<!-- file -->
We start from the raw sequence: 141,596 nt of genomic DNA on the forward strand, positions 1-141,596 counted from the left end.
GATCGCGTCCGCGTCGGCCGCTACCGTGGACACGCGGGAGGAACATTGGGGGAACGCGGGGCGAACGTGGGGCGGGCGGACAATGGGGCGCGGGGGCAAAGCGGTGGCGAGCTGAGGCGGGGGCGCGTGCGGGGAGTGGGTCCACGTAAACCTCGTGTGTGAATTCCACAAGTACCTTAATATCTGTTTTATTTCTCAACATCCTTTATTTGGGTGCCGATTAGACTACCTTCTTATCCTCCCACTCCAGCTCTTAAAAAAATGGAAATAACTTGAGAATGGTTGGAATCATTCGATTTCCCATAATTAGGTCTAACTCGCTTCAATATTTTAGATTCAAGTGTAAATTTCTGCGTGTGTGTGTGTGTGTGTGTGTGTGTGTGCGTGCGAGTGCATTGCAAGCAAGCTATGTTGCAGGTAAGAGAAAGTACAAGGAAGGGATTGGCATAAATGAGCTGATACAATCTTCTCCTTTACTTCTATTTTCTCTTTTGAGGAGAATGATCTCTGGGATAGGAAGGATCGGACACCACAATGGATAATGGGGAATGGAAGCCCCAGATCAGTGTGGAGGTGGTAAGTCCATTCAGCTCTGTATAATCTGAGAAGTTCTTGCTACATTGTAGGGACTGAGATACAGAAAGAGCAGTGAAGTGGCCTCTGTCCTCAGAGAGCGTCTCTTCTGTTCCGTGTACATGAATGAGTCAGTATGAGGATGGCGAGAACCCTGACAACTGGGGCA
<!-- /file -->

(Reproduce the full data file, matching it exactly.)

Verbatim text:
We start from the raw sequence: 141,596 nt of genomic DNA on the forward strand, positions 1-141,596 counted from the left end.
GATCGCGTCCGCGTCGGCCGCTACCGTGGACACGCGGGAGGAACATTGGGGGAACGCGGGGCGAACGTGGGGCGGGCGGACAATGGGGCGCGGGGGCAAAGCGGTGGCGAGCTGAGGCGGGGGCGCGTGCGGGGAGTGGGTCCACGTAAACCTCGTGTGTGAATTCCACAAGTACCTTAATATCTGTTTTATTTCTCAACATCCTTTATTTGGGTGCCGATTAGACTACCTTCTTATCCTCCCACTCCAGCTCTTAAAAAAATGGAAATAACTTGAGAATGGTTGGAATCATTCGATTTCCCATAATTAGGTCTAACTCGCTTCAATATTTTAGATTCAAGTGTAAATTTCTGCGTGTGTGTGTGTGTGTGTGTGTGTGTGTGCGTGCGAGTGCATTGCAAGCAAGCTATGTTGCAGGTAAGAGAAAGTACAAGGAAGGGATTGGCATAAATGAGCTGATACAATCTTCTCCTTTACTTCTATTTTCTCTTTTGAGGAGAATGATCTCTGGGATAGGAAGGATCGGACACCACAATGGATAATGGGGAATGGAAGCCCCAGATCAGTGTGGAGGTGGTAAGTCCATTCAGCTCTGTATAATCTGAGAAGTTCTTGCTACATTGTAGGGACTGAGATACAGAAAGAGCAGTGAAGTGGCCTCTGTCCTCAGAGAGCGTCTCTTCTGTTCCGTGTACATGAATGAGTCAGTATGAGGATGGCGAGAACCCTGACAACTGGGGCA